The old quote says that time heals all wounds, but I don’t think this includes losing our mothers. It’s been seven years, and at times my heart still feels bruised.
Each year on Mother’s Day, I flip through the Facebook timelines of my friends. I love seeing the pictures and reading the stories about each of their mothers. Some of the posts are funny, but some are poignant. For those of us who’ve lost our moms, it can be an emotional time.
Losing my dad knocked the wind out of my sail, but losing my mother, took away my rudder leaving me adrift.
My mom was not always an angel. She didn’t have a verbal filter. When she saw things that she didn’t agree with, her words could cut to the bone. She didn’t intentionally hurt feelings, but she sometimes did.
I’ve joked that my mama used to whip me with a rosebush if I messed up. She never did. But if I had a nickel for every time I’ve had to cut a keen hickory, I could settle the national debt with enough left over for a world cruise.
Dr. Benjamin Spock would not have approved of her methods, but I can honestly say that all of her kids knew how to behave at home and in public. We still do.
My mama had a soft spot for the underdogs. She pulled for the Braves when fans in the stands wore bags over their heads.
If there was a kid in the neighborhood that needed a meal or a place to stay, there was always a welcome mat at our house.
When I was in grammar school, we took in two sisters whose family was going through hard times. They lived with us for months in the old two-bedroom house in Sloss. When things turned around in their home, they moved out.
We took in a young boy when I was in the fifth grade. He was a year younger than me, and his dad lost his job in the coal mines and couldn’t find work. At first, I wasn’t thrilled to share my bedroom with Billy, but he stayed with us for a year while his dad went to Montana and found work in the copper mines. By the time he left, we were like brothers and I teared up when he walked away. Mama cried, too.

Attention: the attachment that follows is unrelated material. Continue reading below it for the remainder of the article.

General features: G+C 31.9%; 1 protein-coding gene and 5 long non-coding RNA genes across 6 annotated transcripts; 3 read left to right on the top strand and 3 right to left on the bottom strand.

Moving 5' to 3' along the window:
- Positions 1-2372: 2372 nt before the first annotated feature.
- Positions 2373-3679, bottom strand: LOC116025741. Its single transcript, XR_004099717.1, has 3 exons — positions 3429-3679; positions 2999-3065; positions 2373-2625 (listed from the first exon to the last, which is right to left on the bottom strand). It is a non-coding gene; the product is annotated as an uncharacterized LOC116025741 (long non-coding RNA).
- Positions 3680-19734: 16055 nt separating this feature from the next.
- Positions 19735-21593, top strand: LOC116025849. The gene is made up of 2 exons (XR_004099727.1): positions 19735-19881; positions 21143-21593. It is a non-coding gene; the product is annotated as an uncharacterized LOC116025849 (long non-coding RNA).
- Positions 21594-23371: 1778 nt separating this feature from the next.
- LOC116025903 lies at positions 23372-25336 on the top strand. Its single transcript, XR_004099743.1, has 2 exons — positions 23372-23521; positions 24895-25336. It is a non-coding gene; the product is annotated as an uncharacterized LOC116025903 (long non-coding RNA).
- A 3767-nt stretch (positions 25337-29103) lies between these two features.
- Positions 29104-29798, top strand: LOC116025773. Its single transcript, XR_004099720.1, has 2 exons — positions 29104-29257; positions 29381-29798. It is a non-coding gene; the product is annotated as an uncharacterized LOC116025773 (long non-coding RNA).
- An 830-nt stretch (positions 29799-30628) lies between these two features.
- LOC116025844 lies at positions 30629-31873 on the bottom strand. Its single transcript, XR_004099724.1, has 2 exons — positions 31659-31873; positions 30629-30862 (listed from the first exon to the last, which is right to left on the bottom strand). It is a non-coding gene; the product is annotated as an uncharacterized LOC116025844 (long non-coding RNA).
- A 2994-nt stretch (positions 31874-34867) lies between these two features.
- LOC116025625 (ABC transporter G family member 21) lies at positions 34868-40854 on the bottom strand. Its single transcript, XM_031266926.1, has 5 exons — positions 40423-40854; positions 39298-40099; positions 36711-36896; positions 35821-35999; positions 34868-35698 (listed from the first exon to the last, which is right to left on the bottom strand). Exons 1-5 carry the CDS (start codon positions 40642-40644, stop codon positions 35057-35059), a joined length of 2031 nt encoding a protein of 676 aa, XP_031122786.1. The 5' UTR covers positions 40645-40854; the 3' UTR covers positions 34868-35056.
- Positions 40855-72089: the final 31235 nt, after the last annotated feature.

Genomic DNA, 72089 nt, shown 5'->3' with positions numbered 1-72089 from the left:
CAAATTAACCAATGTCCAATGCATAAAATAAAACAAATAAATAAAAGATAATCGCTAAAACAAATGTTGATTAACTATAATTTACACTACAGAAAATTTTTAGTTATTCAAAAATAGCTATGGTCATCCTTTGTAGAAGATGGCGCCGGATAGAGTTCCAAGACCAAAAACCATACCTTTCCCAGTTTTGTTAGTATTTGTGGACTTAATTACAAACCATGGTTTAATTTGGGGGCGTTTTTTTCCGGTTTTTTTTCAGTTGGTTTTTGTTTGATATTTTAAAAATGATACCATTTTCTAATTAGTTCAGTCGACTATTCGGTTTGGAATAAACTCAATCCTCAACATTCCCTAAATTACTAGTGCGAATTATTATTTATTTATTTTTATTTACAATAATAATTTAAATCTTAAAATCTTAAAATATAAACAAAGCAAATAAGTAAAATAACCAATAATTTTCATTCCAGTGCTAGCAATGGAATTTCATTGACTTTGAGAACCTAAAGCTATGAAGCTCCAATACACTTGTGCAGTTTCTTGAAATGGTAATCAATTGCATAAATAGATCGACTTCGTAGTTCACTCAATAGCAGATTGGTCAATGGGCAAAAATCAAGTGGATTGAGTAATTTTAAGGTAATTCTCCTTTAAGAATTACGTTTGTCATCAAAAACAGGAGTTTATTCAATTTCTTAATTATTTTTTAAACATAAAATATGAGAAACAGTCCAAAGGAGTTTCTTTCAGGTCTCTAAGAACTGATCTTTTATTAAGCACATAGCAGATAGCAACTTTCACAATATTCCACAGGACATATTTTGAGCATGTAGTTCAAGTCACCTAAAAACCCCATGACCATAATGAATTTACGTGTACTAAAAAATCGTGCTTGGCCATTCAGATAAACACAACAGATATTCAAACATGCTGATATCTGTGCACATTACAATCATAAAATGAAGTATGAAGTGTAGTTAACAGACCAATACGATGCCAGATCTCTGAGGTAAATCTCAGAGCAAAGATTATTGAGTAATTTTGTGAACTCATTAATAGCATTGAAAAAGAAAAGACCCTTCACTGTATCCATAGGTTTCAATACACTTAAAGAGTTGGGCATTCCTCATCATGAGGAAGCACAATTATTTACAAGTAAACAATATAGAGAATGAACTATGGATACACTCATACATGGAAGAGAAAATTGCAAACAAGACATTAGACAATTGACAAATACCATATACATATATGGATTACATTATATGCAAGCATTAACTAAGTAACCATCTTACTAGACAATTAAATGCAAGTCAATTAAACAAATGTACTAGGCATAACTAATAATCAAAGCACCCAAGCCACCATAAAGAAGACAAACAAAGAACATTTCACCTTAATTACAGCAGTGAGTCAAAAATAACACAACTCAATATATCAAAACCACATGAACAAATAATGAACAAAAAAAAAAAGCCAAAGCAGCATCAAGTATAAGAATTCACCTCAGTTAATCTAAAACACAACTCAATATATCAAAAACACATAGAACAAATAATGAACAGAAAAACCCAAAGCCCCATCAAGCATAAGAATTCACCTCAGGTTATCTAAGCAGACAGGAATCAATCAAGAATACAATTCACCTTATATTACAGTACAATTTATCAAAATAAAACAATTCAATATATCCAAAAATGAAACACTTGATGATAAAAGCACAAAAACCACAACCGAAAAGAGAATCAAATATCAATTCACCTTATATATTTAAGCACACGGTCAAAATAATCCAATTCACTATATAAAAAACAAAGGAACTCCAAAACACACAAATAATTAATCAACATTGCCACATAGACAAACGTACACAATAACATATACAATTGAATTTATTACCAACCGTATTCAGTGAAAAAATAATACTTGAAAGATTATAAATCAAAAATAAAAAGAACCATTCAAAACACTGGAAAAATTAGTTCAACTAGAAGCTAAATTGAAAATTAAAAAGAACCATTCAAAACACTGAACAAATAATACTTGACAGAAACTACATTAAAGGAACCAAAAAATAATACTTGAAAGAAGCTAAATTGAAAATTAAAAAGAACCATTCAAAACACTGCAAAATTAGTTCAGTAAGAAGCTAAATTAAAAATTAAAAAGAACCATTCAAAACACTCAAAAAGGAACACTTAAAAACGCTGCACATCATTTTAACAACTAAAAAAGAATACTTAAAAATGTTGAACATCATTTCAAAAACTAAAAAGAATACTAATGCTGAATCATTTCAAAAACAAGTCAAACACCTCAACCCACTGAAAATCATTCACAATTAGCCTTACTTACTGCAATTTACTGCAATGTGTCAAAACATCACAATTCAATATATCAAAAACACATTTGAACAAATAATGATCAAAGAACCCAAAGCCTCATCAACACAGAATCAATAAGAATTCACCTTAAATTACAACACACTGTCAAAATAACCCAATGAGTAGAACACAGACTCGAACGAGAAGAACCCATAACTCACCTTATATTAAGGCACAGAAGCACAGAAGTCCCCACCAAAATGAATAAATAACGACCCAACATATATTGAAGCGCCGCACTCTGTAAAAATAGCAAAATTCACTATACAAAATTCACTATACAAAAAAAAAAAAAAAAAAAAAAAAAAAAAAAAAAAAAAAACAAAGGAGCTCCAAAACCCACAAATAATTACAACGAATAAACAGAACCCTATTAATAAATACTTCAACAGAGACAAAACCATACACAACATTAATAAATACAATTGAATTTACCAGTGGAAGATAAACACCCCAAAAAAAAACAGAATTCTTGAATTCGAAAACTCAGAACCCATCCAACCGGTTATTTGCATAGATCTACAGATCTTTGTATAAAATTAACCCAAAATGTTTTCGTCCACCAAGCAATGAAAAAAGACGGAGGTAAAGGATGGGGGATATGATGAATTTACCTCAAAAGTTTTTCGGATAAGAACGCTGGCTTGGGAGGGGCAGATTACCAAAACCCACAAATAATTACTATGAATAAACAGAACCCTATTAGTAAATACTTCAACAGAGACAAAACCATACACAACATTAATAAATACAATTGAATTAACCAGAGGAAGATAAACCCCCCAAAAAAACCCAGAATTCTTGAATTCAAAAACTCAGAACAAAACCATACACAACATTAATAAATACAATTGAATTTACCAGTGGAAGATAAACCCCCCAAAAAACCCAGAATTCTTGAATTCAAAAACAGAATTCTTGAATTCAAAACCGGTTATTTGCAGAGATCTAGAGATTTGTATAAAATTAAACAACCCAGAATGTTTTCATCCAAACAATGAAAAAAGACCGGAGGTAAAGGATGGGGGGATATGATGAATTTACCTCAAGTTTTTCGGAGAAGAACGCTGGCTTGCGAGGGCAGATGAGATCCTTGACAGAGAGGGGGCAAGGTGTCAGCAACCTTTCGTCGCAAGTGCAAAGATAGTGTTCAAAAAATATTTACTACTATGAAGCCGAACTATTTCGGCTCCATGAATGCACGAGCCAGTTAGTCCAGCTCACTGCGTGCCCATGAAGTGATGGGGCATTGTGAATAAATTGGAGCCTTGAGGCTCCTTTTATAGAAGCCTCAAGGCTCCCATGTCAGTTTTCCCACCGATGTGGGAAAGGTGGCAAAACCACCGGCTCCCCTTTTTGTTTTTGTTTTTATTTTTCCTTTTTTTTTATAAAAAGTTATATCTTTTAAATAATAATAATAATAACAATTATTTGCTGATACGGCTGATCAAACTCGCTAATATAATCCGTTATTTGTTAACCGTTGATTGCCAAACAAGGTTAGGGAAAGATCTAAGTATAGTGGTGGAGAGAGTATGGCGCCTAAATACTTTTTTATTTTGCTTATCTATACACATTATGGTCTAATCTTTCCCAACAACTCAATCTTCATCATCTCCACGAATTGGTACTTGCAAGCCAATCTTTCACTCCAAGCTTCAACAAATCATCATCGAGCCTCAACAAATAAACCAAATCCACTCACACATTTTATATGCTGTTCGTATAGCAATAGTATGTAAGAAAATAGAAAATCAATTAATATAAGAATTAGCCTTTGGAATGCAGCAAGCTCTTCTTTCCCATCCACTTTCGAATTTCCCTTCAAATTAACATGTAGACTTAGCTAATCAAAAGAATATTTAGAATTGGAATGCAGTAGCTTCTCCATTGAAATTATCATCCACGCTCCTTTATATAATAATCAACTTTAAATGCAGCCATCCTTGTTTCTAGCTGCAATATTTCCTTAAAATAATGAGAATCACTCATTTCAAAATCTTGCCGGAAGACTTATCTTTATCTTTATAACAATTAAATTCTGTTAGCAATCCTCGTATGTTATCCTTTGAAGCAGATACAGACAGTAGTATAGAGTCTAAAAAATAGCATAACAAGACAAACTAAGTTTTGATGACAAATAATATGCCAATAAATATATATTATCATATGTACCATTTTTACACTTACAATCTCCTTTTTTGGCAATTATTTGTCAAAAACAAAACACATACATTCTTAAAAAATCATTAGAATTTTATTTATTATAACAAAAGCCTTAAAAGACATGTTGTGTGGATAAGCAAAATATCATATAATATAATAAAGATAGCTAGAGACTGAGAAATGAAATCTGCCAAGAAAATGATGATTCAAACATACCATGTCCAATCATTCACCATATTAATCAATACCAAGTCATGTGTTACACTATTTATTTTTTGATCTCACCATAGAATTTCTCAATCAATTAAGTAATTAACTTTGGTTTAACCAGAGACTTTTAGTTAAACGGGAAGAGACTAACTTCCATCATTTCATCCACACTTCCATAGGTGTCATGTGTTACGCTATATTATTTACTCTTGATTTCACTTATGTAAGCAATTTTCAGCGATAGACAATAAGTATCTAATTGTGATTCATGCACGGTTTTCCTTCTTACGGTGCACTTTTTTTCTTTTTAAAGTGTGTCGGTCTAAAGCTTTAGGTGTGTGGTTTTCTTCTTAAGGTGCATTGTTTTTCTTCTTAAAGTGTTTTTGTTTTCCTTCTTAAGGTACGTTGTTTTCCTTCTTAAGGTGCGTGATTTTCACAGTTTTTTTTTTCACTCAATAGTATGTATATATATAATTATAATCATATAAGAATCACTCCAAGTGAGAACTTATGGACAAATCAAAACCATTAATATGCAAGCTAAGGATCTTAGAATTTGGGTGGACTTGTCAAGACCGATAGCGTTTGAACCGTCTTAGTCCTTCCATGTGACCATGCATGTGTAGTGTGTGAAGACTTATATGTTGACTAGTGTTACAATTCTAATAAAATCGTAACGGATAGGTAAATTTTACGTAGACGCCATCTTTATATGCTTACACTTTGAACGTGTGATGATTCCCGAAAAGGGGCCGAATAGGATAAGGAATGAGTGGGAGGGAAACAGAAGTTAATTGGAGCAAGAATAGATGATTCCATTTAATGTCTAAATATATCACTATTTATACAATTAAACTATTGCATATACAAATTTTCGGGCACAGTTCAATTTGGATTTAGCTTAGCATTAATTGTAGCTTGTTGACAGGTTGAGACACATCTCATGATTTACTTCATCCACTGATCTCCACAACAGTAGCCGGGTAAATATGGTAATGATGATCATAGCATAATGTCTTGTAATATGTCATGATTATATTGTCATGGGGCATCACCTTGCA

She did laundry for people in Dora who were more affluent. My dad earned enough money to keep the lights on and food on the table, but mama used the money she earned on the side to buy the extras. She started shopping for Christmas each year at New Years and by the time Santa’s sleigh was airborne later that year, there were gifts for all of her kids and a few for the less fortunate kids we knew.
Later in her life, she was among the first in the community to help out at the Mission of Hope. She took the clothes that people donated to the mission and washed them at her house. When someone’s home burned, or they were in need, they could pick up clothes that were as good as new at the mission. I could go on about my mom, but I won’t.
I will say this: If you still have your mom, never take her for granted. One day you may find yourself flipping through Facebook on Mother’s Day and wishing you could tell her one more time that you appreciate all she did for you. And that you love and miss her every day.
Happy Mother’s Day.
Rick Watson is a columnist and author. His latest book, “Life Goes On,” is available on Amazon.com. You can contact him via email at firstname.lastname@example.org.